Recent legal and eDiscovery news has focused on “Slack.” And yet, despite the increasing publicity Slack has received, some remain unfamiliar with Slack – the leading channel-based messaging platform. Therefore, today’s post is meant to introduce readers to Slack and offer insights into preserving Slack data.

What is Slack?

At its most basic level, Slack is a company-wide chatroom. Slack (which stands for Searchable Log of All Communication and Knowledge) is a collaborative workspace designed to streamline real-time communications between business teams. For many companies, Slack is replacing traditional, lengthy email communications. Indeed, online searches suggest a 49% decrease in email use at companies once Slack is implemented.

At a more granular level, Slack environments, called “Workspaces,” allow users to create public or private channels for ongoing group discussions. Public channels are open to all members within the workspace, whereas private channels are invite-only and dedicated to specific working groups. For example, a channel titled “Litigation X” may be limited to members of the Litigation X team, whereas a channel titled “Litigation” may be accessible to all litigators within a law firm. There are also private messaging features available for one-off interactions. And the data in Slack is not limited to messages between Slack users. Rather, Slack amalgamates into a central hub data from hundreds of sources, including more than 1,000 connected applications. Therefore, the amount of data in Slack is potentially massive.

Within a workspace, there are various permission levels: owners (who may delete and transfer workspaces), admins (who can invite/delete members and moderate the channel), members (who can access and create content), and guests (who lack full access to public channels and may have limited access to channels relevant to them).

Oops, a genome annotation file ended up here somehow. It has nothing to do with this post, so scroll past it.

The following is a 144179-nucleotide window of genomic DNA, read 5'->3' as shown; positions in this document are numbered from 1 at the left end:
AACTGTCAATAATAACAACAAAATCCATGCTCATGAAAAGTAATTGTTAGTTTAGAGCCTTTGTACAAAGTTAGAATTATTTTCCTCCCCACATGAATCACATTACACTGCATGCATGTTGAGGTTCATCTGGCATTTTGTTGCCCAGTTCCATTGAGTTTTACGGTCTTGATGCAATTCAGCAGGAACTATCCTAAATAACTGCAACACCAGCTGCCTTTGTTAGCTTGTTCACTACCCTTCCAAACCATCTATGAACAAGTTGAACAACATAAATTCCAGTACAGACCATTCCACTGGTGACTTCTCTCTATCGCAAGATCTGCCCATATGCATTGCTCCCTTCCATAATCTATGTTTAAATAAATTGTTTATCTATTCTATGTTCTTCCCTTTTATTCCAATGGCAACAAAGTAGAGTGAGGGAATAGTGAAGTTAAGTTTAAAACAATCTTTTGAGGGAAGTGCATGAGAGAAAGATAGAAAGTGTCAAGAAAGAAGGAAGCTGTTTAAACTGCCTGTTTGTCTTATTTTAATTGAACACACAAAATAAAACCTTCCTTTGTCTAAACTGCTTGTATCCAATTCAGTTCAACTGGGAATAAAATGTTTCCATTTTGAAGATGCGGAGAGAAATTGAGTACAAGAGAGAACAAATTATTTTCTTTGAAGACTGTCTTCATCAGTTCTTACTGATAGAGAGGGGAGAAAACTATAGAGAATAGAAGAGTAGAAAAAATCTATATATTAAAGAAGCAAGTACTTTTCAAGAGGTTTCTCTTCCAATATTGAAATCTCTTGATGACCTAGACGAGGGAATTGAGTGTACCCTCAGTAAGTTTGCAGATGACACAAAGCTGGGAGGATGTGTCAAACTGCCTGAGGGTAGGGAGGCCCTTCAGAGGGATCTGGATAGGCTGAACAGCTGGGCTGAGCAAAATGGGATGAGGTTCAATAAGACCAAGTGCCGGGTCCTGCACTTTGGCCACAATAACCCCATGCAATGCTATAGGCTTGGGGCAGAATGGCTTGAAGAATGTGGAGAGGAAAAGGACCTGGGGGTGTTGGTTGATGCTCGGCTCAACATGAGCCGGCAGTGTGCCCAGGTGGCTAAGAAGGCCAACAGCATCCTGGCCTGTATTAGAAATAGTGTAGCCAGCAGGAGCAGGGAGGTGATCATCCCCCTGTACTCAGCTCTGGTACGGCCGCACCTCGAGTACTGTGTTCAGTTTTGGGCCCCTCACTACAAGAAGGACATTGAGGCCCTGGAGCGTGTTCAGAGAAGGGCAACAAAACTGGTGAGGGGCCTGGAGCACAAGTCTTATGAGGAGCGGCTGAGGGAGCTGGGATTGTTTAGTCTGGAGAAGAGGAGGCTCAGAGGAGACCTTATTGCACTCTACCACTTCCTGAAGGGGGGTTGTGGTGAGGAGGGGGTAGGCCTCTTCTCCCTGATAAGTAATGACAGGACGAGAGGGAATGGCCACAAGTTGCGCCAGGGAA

Challenges of Slack

While Slack is lauded for creating a hub for the sharing of information and allowing collaboration among teams, the interactive program presents challenges for collecting and searching data when needed. Consider that communications in Slack take place in public channels, private channels (where only invited participants know what is communicated), and one-to-one messaging; that each of those records is editable; and that users can create and delete channels, edit messages, pin messages, react to messages, add/remove/modify files and integrations. Additionally, Slack has customizable retention policies. While the default retention setting retains indefinitely all messages and files for the workspace, retention options are readily customizable. If a workspace sets a 30-day message retention policy, all messages and files older than 30 days will be deleted permanently. Against this backdrop, spoliation concerns are real. If a relevant data source is identified as Slack, legal teams must understand Slack, the user privileges, and retention policies within each workspace relevant to the litigation to minimize any risk of spoliation.[1]